Opportunities and challenges for businesses trading across borders

Since the beginning of the industrial revolution in the late 18th century, we have been trying to adapt to changing circumstances and to make the most of opportunities while avoiding risks wherever possible. In an age characterized by constant change, many are still talking about the buzzword, globalization, when promoting business activities, while the world has long since moved on to the next major industrial revolution – automation and digitalization. International business is not news to investors, companies or the advisory industry anymore. However, discovering new opportunities and dealing with new challenges while doing business across borders opens up a huge playing field for business, wealth and tax advisors.

We at FRTG believe that there are two major strands of knowledge that must be leveraged to succeed in the business/
financial world. Starting an international business or investment confronts us with an information overflow and therefore with an unknown number of risks. The one strand to follow to set a profound foundation for your activities across borders is the preparation of a business plan, which includes a serious investigation of the government, the jurisdiction/law, the tax system, the infrastructure and last but not least the attitude of the people. The other strand is to anticipate the changes resulting from current events in the world and how these might affect your business and your personal economic situation.

We are still living in the first pandemic in over a century and no investor or advisor has any experience with the kind of
eruptions this worldwide shutdown might have. This is why it is even more important to think one step further than everybody else to stay ahead.

The rise of digital and remote working

Since the world was hit by Covid-19 the majority of people no longer travel; they are working from home and shopping online. That results in a lot of missing information simply because we are lacking the personal contact between business partners, colleagues and customers. Many businesses were forced to change and adapt to digital to survive, resulting in major shifts in the business world. Start-ups in business areas we had no knowledge about are emerging, travelling is still at a standstill, we use less energy and produce less emissions. It is vital to assess which of these changes are here to stay and which will disappear as quickly as they came.

Therefore, it is necessary, now more than ever, for us as advisors to be entrepreneurs, not just people sitting behind their desks, waiting for business to come. There will be an increase in demand for business and tax planning, investment assessments and the advice on residency options for high net worth individuals to avoid losses from inflation, increasing interest rates, currency changes and firms going bankrupt. Since somebody will have to pay for all the money our governments are spending right now, we can expect an increase in loans in most countries this year and we can expect more and more laws with steering effects to be put into place.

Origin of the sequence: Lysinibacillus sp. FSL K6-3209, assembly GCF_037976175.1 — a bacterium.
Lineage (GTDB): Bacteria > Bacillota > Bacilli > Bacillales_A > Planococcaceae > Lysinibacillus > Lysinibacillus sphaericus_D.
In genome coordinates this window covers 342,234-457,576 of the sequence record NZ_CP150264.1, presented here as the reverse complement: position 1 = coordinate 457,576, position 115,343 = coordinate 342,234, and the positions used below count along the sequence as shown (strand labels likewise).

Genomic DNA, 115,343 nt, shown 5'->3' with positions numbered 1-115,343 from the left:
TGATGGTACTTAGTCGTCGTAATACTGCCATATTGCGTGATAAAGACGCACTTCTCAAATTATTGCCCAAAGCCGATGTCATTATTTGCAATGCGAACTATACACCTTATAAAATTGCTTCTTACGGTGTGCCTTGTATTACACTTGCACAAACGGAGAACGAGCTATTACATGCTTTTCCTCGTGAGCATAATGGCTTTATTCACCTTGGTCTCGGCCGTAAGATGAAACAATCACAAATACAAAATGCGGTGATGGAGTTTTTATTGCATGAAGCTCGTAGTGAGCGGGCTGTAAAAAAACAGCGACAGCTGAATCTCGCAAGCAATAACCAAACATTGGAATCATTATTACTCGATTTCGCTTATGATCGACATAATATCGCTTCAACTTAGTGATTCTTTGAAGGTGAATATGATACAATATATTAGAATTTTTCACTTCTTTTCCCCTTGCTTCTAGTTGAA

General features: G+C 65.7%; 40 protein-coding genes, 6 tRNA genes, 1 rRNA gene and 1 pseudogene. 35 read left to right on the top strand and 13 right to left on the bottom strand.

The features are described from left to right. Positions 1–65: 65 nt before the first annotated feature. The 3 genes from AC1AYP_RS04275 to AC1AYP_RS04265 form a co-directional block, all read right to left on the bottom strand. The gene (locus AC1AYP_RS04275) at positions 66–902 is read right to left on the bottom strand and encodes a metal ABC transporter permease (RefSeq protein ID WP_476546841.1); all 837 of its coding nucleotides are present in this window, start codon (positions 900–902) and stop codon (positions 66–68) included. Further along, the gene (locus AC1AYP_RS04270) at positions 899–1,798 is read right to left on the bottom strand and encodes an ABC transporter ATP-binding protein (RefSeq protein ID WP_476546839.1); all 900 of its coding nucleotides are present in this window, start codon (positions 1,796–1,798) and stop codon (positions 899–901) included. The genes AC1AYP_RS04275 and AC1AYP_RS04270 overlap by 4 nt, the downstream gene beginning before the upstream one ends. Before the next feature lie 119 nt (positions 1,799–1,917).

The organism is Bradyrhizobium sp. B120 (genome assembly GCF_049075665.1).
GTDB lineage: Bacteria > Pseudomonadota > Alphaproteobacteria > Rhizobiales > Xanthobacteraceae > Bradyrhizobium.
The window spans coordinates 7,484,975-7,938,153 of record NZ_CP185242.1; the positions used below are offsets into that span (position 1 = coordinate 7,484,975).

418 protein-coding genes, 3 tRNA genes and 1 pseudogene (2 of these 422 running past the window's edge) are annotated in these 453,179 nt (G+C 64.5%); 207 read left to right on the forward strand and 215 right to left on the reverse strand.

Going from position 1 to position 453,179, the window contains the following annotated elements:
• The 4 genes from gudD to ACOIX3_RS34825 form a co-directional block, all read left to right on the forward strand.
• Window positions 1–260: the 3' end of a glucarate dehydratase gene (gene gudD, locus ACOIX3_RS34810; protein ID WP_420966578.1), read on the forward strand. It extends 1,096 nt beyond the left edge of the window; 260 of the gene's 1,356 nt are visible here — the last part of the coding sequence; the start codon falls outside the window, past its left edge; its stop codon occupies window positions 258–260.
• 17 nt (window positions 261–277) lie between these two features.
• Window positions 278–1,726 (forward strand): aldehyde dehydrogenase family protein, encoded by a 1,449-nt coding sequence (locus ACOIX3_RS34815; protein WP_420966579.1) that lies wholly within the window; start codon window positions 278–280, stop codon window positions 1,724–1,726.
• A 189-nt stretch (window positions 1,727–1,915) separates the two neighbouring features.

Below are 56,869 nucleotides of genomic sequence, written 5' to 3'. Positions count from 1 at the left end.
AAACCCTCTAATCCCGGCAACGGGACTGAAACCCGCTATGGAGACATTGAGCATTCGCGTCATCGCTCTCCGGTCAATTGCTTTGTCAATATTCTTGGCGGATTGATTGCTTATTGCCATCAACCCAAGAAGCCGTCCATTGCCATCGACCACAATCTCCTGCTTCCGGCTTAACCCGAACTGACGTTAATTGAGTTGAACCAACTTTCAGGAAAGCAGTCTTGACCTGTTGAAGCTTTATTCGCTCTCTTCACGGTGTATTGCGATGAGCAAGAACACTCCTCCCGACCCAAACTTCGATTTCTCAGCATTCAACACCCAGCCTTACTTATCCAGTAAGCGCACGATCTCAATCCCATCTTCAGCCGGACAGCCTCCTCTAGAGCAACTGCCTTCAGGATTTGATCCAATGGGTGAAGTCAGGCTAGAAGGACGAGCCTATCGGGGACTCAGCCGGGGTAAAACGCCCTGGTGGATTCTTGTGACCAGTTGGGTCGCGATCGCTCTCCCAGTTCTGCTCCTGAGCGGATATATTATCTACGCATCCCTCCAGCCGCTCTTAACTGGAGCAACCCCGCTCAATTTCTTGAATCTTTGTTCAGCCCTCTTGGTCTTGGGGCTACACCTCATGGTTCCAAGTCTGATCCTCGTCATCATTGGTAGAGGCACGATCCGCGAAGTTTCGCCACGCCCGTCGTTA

Most likely, the world will not go back to its pre-pandemic state. Restrictions for money transfer, climate protection – including many different rules to protect from carbon emissions, to force the switch from cars to bikes – and new labour behaviour, like the desire for home office etc., will form a different landscape for investors and investments. Furthermore, we believe that the bottleneck for economic growth will not be money but human resources. People are getting older and want to live better, while calls for less working time are growing louder. The increase of salaries, the lack of personnel by number and qualification, the widening gap between the supply and the demand of raw materials and electronics like chips, hinders a strong increase of GDP, which would help to pay back what is spent for government corona programs.

The time will come when we all have to work more and longer again to repay the loans that states are entering in now.

Keep your clients close to you

What does that mean for us as advisors? Be closer with your client than ever, be much more informed about the global
development – it is not only the local circumstances that affect the local business and personal wealth – and notice: knowledge and brains is the real value we are selling. Therefore, cross border cooperation with excellent legal and tax advisors around the world is extremely important.

Our experience at FRTG as auditors, tax advisors, business and financial advisors during the pandemic is that clients are thinking about selling their firms, setting up trusts in countries like Switzerland and Liechtenstein to protect their property, refinancing with low interest rates and redirecting production back to Central or Eastern Europe. They do not want to be dependent on Far East countries regarding material, paired with high freight rates and confronted with political issues any longer. There will be a new trend of using more robotics and equipment instead of human labour; the labour cost factor will be shrinking, so that the lower labour costs in China or the tiger economies will become less significant. Moreover, China will also require its shrinking labour force for its own demands. Considering the high handling and freight costs, the difference in quality and the language and mentality barrier, the overall costs will no longer be so significantly lower as they used to be. The chances to get grants and government incentives for EU/US investments were never as high as they are now, as those countries are sensing their chance to bring production back. Our clients will take this chance with our assistance. Join us!